This installment: the Civil War and music (f); a journey exploring faith (nf); the true story of those famous quints (nf); back to India where an unknown sister awaits (f); and bitter humor about addiction (f).
Editor’s Note: Much of our print collection is now available for holds again. The titles and links below will direct you to print when available, with special notes made of digital ebook and eAudiobook availability.
Simon the Fiddler by Paulette Jiles
The Civil War is just about over, and the eponymous conscript wants out. He bands together with a penny whistle player, Irish, who often breaks into melancholy poetic utterances, a very young drummer, and a guitarist with Mexican roots. They embark on an epic, fraught journey throughout Texas to evade the authorities and make money. Simon has a goal: a piece of land and the hand of Doris. An Irish immigrant, she’s locked into three years of servitude with a mean, lascivious officer who was the bane of Simon’s existence. Many adventures, many close calls, Yellow Fever takes its toll, and it doesn’t help that Simon has a considerable temper. An exciting yarn, full of local color and history.
A Pilgrimage to Eternity by Timothy Egan
Subtitled From Canterbury to Rome in Search of a Faith. Egan embarks on the Via Francigena, a shorter, more obscure version of the Camino that takes him through France into Italy. He’s a lapsed Catholic (with good reason as we find out through his personal story) and is full of skepticism, also for good reason as he outlines all the horrors done in the name of religion at every site.The braided narrative really worked for me—historical material tempered with tales of the trail (often miserable, sometimes transcendent, and well-deserved outrage. He’s joined at times by his grown children and in the last stretch, by his wife, who’s Jewish. Stimulating, thought-provoking.
The Miracle and Tragedy of the Dionne Quintuplets by Sarah Miller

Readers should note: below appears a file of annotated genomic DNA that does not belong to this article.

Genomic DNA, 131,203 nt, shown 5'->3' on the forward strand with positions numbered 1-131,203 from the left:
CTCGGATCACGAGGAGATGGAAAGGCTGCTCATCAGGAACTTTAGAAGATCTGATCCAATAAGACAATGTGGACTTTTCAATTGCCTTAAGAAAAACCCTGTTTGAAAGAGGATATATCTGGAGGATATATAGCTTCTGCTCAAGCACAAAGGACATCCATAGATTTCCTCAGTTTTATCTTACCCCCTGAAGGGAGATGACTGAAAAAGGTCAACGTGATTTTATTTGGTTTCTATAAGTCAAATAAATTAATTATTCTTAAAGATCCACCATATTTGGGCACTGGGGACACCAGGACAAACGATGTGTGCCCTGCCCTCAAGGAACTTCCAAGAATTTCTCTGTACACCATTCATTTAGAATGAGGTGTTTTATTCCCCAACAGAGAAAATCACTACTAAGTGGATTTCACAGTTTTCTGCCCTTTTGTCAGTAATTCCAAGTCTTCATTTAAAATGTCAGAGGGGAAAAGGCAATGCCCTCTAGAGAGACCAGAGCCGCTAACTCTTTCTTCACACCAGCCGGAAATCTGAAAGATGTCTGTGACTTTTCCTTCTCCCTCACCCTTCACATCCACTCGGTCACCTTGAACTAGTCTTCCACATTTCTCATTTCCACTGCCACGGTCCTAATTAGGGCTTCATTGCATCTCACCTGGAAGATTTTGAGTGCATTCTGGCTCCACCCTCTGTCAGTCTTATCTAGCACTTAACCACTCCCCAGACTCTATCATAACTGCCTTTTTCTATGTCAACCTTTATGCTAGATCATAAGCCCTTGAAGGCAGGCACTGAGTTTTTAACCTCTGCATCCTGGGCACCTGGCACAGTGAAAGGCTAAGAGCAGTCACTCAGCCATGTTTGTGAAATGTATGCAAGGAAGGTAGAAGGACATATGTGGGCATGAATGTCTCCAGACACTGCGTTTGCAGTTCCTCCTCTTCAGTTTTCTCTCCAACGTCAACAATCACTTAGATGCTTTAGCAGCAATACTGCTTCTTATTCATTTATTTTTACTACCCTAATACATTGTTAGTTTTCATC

I’m always fascinated by anomalies and this new book gave me much fodder. It’s one crazy story: born to a poor rural couple in Canada who already had many children. The local doctor and midwife managed to save them but soon after things morphed into a circus. They needed a safer environment then the farmhouse so a “hospital” bearing the doctor’s name was built. Th government stepped in, the parents lost control of the quints, a flood of tourists observed them—like a zoo. With “scientific” child-rearing practices, the girls had a loveless, highly structured upbringing that left them woefully unprepared for real life. Not much improvement when they were reunited with their family and problematic outcomes when they finally gained independence. Note: This is classified as a teen book which surprised me and there was no author’s bio. A haunting tale.
Small Days and Nights by Tishani Doshi
When Grace’s mother dies in India, she leaves a moribund marriage in America to return “home.” There she finds Lucy, an older sister she never knew existed, as well as a small, charming house on the coast. She removes Lucy from the institution where she’s been living all these years and tries to make a life with her. Their father now lives in Venice—he’s Italian. Their mother had been living a “spiritual” life as a guru’s devotee. Many dogs join the household. It’s very challenging: Lucy has her charms but is often intransigent and there is a sense of peril and conflict despite the atmosphere of tucked-away paradise. Doesn’t help that Grace decamps to the city bimonthly to connect with grownup friends including a lover. I found Grace unappealing because she seemed so emotionally removed but the story kept me reading and wouldn’t let go after I’d closed the covers. Very atmospheric.
Eat Only When You’re Hungry by Lindsay Hunter
Poor Greg can’t follow this dietary advice; instead he stuffs his already overstuffed self with all manner of junk food. A retired accountant, he’s very worried about his 30-year-old son, GJ, a junkie who’s never been out of touch so long. He sets out in a compact, rented RV—a terrible fit— to try to find him. All the way to Florida where his ex Marie lives, and they prowl the Orange Blossom Trail where scuzzy life-forms proliferate. All manner of grotesque situations emerge. Addiction—food, alcohol, drugs—is no laughing matter but Hunter manages to extract bitter humor amid the discouraging rubble of addicts’ lives.
See you next week.